The Advanced Human Rights Courses (AHRC), in collaboration with the Disability Rights Unit of the Centre for Human Rights, University of Pretoria (UP), recently hosted the annual short course on Disability Rights in an African Context, from 9 to 13 March 2020.
The short course brought together professionals working on disability rights in different capacities including as academics, legal practitioners, disability rights advocates and personnel from government departments. The aim of the short course was to provide participants with an introduction to and overview of the contemporary issues in disability rights discourse in Africa.
On the first day, participants were introduced to the global and regional legal frameworks on the rights of persons with disabilities, namely, the Convention on the Rights of Persons with Disabilities (CRPD) and the recently adopted Protocol to the African Charter on Human and People’s Rights on the Rights of Persons with Disabilities in Africa (African Disability Protocol). The highlight of the day was the panel discussion on possible strategies to get African states to ratify the African Disability Protocol, which has not received any ratifications since its adoption by the African Union on 28 January 2018. One of the strategies highlighted by the panellists was conducting training and awareness raising on the African Disability Protocol in order to increase its visibility.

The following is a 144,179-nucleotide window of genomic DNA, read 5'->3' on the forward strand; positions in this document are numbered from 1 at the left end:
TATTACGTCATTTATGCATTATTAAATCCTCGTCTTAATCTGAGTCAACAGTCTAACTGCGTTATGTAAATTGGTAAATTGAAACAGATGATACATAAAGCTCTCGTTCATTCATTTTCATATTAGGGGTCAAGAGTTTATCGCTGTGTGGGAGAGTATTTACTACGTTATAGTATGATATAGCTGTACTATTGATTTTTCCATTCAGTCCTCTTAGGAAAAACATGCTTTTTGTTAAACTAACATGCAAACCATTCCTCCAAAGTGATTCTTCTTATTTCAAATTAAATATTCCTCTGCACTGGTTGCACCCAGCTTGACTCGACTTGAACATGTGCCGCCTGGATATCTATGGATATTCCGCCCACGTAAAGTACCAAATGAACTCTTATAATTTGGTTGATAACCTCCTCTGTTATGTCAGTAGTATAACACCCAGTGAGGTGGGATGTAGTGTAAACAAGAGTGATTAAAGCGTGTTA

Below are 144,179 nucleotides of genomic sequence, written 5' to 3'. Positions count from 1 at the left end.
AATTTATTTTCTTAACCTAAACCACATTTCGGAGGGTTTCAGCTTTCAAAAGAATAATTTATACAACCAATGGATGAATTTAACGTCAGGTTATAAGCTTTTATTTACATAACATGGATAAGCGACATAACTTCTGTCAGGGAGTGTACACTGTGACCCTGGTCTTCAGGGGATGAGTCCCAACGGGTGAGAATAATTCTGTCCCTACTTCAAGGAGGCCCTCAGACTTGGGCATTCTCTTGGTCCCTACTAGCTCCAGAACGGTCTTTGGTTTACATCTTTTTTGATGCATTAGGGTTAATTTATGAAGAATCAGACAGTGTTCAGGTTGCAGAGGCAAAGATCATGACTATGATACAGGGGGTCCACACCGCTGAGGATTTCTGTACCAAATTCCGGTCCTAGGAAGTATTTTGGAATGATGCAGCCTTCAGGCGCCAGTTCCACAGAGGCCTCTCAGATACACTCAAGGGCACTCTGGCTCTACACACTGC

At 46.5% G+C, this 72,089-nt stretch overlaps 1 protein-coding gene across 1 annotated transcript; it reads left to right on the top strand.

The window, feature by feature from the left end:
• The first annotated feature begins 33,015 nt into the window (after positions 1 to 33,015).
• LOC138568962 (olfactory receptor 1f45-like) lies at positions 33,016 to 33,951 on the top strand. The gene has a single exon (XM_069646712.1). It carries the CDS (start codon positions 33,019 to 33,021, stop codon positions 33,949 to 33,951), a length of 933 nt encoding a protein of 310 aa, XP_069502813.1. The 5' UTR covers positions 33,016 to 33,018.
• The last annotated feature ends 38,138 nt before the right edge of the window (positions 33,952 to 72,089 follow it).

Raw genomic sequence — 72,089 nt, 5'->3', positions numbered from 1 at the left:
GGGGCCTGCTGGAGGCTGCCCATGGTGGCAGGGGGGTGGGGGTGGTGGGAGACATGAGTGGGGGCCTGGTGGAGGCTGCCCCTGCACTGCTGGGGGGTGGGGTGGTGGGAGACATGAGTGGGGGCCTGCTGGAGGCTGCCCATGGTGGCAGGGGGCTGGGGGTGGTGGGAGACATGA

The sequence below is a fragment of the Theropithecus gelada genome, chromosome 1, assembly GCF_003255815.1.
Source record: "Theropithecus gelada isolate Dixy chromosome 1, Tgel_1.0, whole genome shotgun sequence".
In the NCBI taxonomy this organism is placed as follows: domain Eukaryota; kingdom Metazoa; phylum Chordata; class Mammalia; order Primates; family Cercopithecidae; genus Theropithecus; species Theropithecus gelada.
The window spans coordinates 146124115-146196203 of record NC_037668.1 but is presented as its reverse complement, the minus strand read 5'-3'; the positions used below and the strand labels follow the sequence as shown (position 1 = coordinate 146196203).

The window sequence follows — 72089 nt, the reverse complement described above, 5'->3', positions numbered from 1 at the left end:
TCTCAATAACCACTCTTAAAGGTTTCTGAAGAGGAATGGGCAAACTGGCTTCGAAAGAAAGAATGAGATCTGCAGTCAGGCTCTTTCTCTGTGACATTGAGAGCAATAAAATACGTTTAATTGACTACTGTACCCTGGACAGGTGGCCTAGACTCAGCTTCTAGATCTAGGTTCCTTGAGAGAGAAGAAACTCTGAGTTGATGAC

The second day was dedicated to a number of specific rights, namely, access to justice, the right to inclusive education and the right to legal capacity and supported decision-making. The day’s sessions explored these rights in detail with a particular focus on implementation strategies and challenges. On day three the focus of the course shifted to the rights of specific groups namely, persons with albinism, children with disabilities and women with disabilities. Senator Isaac Mwaura, a member of Parliament from Kenya, who is himself a person with albinism, highlighted that progress is being made with regards to combatting the killings and mutilations of persons with albinism. He pointed specifically to the Regional Action Plan on persons with albinism that highlights steps that governments must take in order to reduce and ultimately eliminate the mutilations and killings of persons with albinism for ritual purposes. Participants also heard from Ms Sheri Brynard, a self-advocate with Down syndrome, who has overcome many obstacles to become a renowned speaker and author. On day four, a number of workshops were held with the aim of equipping participants with knowledge on how to go about enforcing the rights of persons with disabilities. Three workshops were conducted: a workshop on advocacy strategies, a workshop on strategic litigation and a workshop on the use of information technology to enforce the rights of persons with disabilities. On the fifth and final day of the course, participants were afforded an opportunity to put into practice what they had learnt during the course of the week by participating in a moot court competition. One of the participants on the course described the moot court competition as ‘excellent and stimulating’ because it gave her an opportunity to see how to effectively argue for the protection of the rights of persons with disabilities. Overall, the course was very well received with one participant stating that ‘the course was very robust as it touched on a lot of aspects that intersects with disability in Africa.’ The next annual short course on disability rights will be held in March 2021 while the next short course by AHRC will be presented from 23 to 27 March 2020 and will be on Women’s Rights in Africa.
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